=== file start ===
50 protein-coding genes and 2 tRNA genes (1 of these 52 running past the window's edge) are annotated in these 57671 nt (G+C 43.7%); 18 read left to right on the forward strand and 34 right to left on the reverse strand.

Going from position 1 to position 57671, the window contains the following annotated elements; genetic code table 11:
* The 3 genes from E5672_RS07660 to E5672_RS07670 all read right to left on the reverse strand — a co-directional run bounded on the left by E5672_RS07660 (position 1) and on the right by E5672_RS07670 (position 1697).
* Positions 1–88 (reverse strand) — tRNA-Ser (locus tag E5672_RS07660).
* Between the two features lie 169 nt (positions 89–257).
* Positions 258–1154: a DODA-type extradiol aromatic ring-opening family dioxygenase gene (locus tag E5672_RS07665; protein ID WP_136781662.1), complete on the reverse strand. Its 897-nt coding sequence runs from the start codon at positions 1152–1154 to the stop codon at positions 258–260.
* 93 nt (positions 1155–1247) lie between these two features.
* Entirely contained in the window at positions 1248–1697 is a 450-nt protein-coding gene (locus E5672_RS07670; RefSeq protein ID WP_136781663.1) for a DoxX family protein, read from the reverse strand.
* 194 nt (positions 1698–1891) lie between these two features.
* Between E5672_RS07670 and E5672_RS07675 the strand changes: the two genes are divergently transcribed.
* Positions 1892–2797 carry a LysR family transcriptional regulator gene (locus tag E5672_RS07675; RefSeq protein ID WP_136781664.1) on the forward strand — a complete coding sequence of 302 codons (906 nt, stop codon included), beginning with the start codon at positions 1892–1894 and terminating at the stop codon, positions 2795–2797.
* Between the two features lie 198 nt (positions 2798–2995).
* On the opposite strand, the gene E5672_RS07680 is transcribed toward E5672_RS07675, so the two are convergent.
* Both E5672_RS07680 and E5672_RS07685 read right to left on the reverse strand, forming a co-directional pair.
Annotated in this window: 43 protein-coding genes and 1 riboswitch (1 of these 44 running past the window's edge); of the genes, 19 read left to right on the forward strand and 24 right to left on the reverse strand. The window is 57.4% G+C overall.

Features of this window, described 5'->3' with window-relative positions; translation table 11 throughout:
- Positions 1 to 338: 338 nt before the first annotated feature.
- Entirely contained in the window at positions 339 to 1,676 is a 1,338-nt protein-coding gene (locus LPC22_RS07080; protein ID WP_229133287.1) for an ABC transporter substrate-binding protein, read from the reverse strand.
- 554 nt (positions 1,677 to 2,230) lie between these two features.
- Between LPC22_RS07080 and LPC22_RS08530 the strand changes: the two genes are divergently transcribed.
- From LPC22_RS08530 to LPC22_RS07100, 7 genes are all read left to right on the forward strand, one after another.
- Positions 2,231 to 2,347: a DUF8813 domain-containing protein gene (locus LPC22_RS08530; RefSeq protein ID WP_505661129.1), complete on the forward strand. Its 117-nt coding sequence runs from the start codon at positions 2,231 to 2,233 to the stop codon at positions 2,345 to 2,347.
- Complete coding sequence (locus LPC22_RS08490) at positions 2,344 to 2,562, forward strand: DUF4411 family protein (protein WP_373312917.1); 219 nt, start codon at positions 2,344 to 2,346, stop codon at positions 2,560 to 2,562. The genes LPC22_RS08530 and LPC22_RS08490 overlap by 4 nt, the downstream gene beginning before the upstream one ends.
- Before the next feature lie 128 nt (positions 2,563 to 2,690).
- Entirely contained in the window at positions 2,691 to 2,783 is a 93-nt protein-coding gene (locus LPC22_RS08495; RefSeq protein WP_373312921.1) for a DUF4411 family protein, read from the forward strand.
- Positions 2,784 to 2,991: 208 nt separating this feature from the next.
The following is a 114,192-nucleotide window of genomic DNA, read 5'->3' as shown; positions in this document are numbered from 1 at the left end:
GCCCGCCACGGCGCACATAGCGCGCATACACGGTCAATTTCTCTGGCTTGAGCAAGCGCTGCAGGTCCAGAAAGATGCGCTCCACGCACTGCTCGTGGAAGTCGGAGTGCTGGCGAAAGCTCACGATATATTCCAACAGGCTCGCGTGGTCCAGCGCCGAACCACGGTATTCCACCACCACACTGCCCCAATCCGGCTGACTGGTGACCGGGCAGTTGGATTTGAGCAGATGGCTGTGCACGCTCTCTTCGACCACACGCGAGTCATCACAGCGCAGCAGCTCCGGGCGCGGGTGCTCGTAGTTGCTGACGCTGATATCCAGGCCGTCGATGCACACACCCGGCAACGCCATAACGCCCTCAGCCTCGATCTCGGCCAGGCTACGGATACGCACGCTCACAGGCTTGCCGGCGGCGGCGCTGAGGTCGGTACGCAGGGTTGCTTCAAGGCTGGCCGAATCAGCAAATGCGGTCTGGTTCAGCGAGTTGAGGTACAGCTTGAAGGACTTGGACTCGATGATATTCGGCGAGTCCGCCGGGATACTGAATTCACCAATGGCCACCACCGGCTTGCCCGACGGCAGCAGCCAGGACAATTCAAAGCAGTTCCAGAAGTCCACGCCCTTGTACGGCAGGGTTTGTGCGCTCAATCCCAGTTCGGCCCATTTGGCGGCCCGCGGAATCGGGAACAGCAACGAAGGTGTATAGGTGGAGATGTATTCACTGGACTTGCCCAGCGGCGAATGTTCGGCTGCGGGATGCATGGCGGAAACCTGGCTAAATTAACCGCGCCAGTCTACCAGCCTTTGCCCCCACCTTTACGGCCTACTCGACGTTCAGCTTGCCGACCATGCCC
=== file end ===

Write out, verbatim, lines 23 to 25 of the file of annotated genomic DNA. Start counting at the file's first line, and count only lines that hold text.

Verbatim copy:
- Complete coding sequence (locus LPC22_RS08490) at positions 2,344 to 2,562, forward strand: DUF4411 family protein (protein WP_373312917.1); 219 nt, start codon at positions 2,344 to 2,346, stop codon at positions 2,560 to 2,562. The genes LPC22_RS08530 and LPC22_RS08490 overlap by 4 nt, the downstream gene beginning before the upstream one ends.
- Before the next feature lie 128 nt (positions 2,563 to 2,690).
- Entirely contained in the window at positions 2,691 to 2,783 is a 93-nt protein-coding gene (locus LPC22_RS08495; RefSeq protein WP_373312921.1) for a DUF4411 family protein, read from the forward strand.